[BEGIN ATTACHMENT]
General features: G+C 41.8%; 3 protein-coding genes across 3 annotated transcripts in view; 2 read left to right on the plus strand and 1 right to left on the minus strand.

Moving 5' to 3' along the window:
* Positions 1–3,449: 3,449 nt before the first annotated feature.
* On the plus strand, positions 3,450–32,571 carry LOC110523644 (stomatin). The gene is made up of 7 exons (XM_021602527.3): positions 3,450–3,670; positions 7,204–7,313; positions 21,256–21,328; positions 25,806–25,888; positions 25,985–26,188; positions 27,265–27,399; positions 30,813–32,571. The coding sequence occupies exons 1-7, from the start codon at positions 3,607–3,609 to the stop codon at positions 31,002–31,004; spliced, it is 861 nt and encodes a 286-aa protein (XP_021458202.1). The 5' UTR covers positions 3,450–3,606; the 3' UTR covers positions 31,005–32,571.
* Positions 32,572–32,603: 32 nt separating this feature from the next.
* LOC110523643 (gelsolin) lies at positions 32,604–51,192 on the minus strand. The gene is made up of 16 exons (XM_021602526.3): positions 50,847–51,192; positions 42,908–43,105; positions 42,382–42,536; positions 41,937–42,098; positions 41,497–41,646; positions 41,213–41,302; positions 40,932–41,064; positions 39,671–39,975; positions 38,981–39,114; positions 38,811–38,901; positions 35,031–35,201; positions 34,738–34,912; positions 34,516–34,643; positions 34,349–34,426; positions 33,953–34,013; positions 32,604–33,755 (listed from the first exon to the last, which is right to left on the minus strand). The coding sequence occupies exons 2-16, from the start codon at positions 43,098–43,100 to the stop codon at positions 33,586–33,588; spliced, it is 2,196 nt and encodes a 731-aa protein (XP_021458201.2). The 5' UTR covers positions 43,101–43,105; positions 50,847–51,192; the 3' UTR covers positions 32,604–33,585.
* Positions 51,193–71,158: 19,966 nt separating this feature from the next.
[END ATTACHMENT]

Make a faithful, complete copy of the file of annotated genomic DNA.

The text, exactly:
General features: G+C 41.8%; 3 protein-coding genes across 3 annotated transcripts in view; 2 read left to right on the plus strand and 1 right to left on the minus strand.

Moving 5' to 3' along the window:
* Positions 1–3,449: 3,449 nt before the first annotated feature.
* On the plus strand, positions 3,450–32,571 carry LOC110523644 (stomatin). The gene is made up of 7 exons (XM_021602527.3): positions 3,450–3,670; positions 7,204–7,313; positions 21,256–21,328; positions 25,806–25,888; positions 25,985–26,188; positions 27,265–27,399; positions 30,813–32,571. The coding sequence occupies exons 1-7, from the start codon at positions 3,607–3,609 to the stop codon at positions 31,002–31,004; spliced, it is 861 nt and encodes a 286-aa protein (XP_021458202.1). The 5' UTR covers positions 3,450–3,606; the 3' UTR covers positions 31,005–32,571.
* Positions 32,572–32,603: 32 nt separating this feature from the next.
* LOC110523643 (gelsolin) lies at positions 32,604–51,192 on the minus strand. The gene is made up of 16 exons (XM_021602526.3): positions 50,847–51,192; positions 42,908–43,105; positions 42,382–42,536; positions 41,937–42,098; positions 41,497–41,646; positions 41,213–41,302; positions 40,932–41,064; positions 39,671–39,975; positions 38,981–39,114; positions 38,811–38,901; positions 35,031–35,201; positions 34,738–34,912; positions 34,516–34,643; positions 34,349–34,426; positions 33,953–34,013; positions 32,604–33,755 (listed from the first exon to the last, which is right to left on the minus strand). The coding sequence occupies exons 2-16, from the start codon at positions 43,098–43,100 to the stop codon at positions 33,586–33,588; spliced, it is 2,196 nt and encodes a 731-aa protein (XP_021458201.2). The 5' UTR covers positions 43,101–43,105; positions 50,847–51,192; the 3' UTR covers positions 32,604–33,585.
* Positions 51,193–71,158: 19,966 nt separating this feature from the next.